THE protection of the masses has in all times been the pretense of tyranny — the plea of monarchy, of aristocracy, of special privilege of every kind. The slave owners justified slavery as protecting the slaves. British misrule in Ireland is upheld on the ground that it is for the protection of the Irish. But, whether under a monarchy or under a republic, is there an instance in the history of the world in which the "protection" of the laboring masses has not meant their oppression? The protection that those who have got the law-making power into their hands have given labor, has at best always been the protection that man gives to cattle — he protects them that he may use and eat them. — Protection or Free Trade — Chapter 2, Clearing Ground   econlib

IT is never intimated that the land-owner or the capitalist needs protection. They, it is always assumed, can take care of themselves. It is only the poor workingman who must be protected. What is labor that it should so need protection? Is not labor the creator of capital, the producer of all wealth? Is it not the men who labor that feed and clothe all others? Is it not true, as has been said, that the three great orders of society are "workingmen, beggarmen, and thieves?" How, then, does it come that workingmen alone need protection? — Protection or Free Trade — Chapter 2, Clearing Ground   econlib -|- abridged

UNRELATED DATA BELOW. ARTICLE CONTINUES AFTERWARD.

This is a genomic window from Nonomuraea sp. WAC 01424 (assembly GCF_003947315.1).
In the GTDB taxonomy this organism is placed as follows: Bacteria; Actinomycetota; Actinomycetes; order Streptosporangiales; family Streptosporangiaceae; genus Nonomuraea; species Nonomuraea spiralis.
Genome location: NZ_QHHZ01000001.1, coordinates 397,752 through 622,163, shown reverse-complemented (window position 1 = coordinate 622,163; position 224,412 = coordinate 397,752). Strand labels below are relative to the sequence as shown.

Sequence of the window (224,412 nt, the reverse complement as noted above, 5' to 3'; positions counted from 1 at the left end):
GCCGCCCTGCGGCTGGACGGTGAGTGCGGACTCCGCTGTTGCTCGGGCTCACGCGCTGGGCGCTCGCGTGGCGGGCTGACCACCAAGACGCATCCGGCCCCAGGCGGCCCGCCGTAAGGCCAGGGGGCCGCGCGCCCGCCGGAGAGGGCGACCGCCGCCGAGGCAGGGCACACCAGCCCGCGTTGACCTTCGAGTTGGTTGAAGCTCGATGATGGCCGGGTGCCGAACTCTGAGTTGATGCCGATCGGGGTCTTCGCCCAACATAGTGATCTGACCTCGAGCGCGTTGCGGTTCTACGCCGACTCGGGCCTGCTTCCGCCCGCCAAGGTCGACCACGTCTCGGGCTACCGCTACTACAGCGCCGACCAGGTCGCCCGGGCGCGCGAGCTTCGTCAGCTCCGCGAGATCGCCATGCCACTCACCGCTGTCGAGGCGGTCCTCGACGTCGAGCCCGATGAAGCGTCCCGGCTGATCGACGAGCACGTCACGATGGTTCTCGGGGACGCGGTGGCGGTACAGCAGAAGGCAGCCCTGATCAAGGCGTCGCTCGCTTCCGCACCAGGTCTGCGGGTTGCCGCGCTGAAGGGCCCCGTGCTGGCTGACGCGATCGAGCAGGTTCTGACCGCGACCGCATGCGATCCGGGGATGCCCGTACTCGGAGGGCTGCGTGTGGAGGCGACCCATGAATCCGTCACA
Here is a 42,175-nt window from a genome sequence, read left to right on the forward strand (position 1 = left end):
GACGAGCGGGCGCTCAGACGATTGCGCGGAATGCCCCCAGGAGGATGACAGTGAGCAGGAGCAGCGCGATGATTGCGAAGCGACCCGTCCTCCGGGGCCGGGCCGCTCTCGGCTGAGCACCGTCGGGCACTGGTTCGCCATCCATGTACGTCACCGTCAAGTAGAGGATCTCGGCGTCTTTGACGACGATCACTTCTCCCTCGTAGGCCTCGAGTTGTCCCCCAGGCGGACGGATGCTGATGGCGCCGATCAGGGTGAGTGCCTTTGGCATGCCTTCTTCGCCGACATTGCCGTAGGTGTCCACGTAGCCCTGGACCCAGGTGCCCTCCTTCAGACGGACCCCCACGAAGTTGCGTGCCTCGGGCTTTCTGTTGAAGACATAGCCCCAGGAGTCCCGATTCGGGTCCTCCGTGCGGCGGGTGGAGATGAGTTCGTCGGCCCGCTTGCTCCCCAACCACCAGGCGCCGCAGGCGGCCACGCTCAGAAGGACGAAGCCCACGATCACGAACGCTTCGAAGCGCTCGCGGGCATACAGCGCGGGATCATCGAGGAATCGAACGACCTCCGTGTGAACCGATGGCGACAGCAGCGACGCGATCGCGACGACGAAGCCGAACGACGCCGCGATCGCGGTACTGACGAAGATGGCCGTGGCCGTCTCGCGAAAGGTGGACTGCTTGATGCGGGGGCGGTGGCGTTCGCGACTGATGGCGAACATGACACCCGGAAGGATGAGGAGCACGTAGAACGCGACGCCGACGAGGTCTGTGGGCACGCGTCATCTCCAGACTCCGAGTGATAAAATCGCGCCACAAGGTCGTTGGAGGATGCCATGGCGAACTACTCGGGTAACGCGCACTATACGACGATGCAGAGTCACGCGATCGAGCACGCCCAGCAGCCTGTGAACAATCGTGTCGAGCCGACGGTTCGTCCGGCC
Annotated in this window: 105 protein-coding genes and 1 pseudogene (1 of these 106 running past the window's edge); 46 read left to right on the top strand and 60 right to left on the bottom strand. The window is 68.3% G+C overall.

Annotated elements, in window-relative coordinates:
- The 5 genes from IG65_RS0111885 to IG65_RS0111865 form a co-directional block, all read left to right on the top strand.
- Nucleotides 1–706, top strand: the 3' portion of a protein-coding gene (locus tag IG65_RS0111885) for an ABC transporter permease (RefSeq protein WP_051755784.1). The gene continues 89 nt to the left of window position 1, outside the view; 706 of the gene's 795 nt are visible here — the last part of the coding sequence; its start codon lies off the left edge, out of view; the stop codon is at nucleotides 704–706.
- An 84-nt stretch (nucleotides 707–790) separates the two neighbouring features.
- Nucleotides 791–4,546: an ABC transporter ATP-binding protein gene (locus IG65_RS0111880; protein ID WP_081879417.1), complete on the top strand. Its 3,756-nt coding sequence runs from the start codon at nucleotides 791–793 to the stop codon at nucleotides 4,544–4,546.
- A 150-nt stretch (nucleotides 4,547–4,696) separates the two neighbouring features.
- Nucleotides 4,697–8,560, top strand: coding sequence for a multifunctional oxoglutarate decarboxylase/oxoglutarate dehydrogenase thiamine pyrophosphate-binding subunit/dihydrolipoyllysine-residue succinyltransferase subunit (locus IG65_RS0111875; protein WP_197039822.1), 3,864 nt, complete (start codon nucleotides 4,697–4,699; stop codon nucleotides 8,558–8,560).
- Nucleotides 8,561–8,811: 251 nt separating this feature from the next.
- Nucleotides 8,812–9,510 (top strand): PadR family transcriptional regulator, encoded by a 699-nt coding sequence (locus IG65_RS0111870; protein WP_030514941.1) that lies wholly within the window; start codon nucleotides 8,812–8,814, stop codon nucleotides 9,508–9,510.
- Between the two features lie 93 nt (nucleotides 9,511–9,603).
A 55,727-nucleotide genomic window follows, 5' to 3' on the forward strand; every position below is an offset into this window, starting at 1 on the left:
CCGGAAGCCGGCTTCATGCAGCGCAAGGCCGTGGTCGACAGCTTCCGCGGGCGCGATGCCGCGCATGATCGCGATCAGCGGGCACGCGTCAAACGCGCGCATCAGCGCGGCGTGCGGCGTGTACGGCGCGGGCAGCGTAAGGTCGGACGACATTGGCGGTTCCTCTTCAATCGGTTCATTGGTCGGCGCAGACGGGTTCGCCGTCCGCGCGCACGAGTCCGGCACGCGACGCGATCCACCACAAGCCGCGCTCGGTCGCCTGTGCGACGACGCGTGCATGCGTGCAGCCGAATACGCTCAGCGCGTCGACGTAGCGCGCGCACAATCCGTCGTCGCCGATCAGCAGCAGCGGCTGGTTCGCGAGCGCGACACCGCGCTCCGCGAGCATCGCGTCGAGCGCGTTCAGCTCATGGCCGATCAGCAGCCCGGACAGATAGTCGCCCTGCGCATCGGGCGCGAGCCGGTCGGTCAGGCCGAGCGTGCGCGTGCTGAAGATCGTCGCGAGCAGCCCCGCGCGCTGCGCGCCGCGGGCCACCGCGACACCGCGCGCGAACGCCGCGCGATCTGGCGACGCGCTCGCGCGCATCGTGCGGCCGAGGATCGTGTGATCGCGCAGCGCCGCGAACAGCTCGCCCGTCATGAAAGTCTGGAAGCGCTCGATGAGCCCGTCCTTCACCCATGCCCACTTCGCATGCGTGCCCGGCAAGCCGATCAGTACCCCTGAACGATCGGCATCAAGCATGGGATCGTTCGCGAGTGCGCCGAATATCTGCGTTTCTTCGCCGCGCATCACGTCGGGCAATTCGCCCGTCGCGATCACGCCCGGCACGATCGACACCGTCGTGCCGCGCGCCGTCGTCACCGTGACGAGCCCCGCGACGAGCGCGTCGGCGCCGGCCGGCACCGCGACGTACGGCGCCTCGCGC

WHAT should we think of human laws framed for the government of a country which should compel each family to keep constantly on their guard against every other family, to expend a large part of their time and labor in preventing exchanges with their neighbors, and to seek their own prosperity by opposing the natural efforts of other families to become prosperous? Yet the protective theory implies that laws such as these have been imposed by the Creator upon the families of men who tenant this earth. It implies that by virtue of social laws, as immutable as the physical laws, each nation must stand jealously on guard against every other nation and erect artificial obstacles to national intercourse.— Protection or Free Trade, Chapter 4: Protection as a Universal Need  econlib